Leaving aside the 2017 double compilation album 'XX', 'Derín Derín' (Turkish for "deep, deep") is the first LP by Turkish musical rebel collective BaBa ZuLa in about 5 years. We may consider their mix of Turkish psychedelia, Anatolian folk and influences from German krautrock as a rebellious musical anti-movement in Erdogan's Turkey, but the members of BaBa ZuLa see their music more as art, as founder, vocalist and saz player Osman Murat Ertel explains: "Art is our language. We're an art group! My father and my uncle were artists. I grew up watching and hearing them. I learned that the barriers between (different) areas of art can be broken. I think there's a consciousness awakening, but it will take time to grow. We keep pushing!". 

The instrumental part of this album evolved from music composed by BaBa ZuLa for a documentary on falcons: "We learned a lot about the birds while we were making the soundtrack. After we'd completed it, we began to think about new layers and elements we could add.".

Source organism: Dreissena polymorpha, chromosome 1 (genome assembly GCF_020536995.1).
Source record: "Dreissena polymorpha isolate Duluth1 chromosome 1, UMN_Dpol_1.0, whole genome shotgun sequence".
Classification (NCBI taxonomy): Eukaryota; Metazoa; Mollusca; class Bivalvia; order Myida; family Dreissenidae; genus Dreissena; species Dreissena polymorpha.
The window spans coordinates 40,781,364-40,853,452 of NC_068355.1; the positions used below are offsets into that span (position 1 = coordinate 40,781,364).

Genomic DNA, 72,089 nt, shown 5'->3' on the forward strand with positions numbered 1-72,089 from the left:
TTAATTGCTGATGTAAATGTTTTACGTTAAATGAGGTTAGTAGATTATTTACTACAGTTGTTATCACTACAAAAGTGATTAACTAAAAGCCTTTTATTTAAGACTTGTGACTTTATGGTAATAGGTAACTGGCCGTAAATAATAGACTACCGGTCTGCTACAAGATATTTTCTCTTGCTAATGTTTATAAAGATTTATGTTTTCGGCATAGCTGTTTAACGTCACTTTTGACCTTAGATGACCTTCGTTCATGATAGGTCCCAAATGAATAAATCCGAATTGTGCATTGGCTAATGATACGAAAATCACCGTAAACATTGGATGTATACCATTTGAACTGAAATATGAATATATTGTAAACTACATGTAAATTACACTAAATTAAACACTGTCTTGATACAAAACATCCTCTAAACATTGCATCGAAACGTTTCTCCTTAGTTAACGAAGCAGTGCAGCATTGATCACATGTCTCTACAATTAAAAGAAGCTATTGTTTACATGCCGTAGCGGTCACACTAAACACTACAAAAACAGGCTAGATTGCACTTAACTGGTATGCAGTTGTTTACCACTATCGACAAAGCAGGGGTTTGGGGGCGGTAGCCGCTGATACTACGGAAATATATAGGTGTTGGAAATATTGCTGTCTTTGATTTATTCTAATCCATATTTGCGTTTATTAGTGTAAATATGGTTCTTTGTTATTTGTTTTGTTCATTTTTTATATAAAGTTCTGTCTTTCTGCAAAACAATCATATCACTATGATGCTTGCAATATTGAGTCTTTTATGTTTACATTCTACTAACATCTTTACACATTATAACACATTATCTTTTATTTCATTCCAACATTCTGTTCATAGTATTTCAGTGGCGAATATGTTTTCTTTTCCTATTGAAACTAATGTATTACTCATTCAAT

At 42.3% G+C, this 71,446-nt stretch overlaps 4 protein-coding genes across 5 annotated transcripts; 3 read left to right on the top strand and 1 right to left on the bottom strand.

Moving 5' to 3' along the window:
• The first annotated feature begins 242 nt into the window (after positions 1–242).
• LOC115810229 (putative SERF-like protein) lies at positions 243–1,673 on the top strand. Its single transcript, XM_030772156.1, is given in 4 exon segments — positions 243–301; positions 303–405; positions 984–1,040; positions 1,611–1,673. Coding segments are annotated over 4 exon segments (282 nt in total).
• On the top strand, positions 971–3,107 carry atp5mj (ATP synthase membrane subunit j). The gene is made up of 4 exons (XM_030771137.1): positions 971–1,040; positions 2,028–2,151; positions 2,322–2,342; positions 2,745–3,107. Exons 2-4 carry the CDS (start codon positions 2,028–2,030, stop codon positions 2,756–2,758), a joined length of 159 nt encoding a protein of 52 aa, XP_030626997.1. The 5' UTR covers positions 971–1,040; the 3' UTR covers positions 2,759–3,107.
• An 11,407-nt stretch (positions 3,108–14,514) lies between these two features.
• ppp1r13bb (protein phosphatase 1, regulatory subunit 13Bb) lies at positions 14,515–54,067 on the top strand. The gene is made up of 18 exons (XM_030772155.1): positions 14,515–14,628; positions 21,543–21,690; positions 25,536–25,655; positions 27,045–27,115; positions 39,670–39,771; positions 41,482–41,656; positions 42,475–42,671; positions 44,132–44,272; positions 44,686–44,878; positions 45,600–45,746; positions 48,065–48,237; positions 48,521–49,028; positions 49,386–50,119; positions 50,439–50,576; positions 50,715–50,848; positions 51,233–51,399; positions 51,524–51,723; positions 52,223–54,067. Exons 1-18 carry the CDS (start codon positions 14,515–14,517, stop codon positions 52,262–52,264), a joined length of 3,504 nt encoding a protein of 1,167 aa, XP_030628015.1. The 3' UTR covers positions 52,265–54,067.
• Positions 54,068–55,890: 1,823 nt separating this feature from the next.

The band's recipe has definitely become more layered over the years. For 'XX' the band collaborated with dub master Mad Professor and that genre became part of the BaBa ZuLa sound. In addition, 'Derín Derín' has also become a family project for Ertel: Murat wrote opener 'Haller Yollar/Ways & Circumstances' together with his wife Esma, and most of the lyrics of 'Salıncaksın/U Are The Swing' are based on an experience with his young son Arel: "We were at the park and I was pushing him on a swing. He started singing the words to me. I was crying with happiness, it was such a strong experience for me. I tried to get down everything he sang, and later I added more.". 

The same song also contains echoes of BaBa ZuLa's collaborations with German drummer Jaki Liebezeit, who passed away in January of 2017, because the drum parts were played by Ertel's children on a drum kit Liebezeit still modified. Murat Ertel: "After losing him, I understood just how big an influence he was. He was like a mentor without even realizing it, and he could play those Turkish rhythms excellently.". 

BaBa ZuLa continues to balance between present, past and future, and east and west, in a most intriguing way!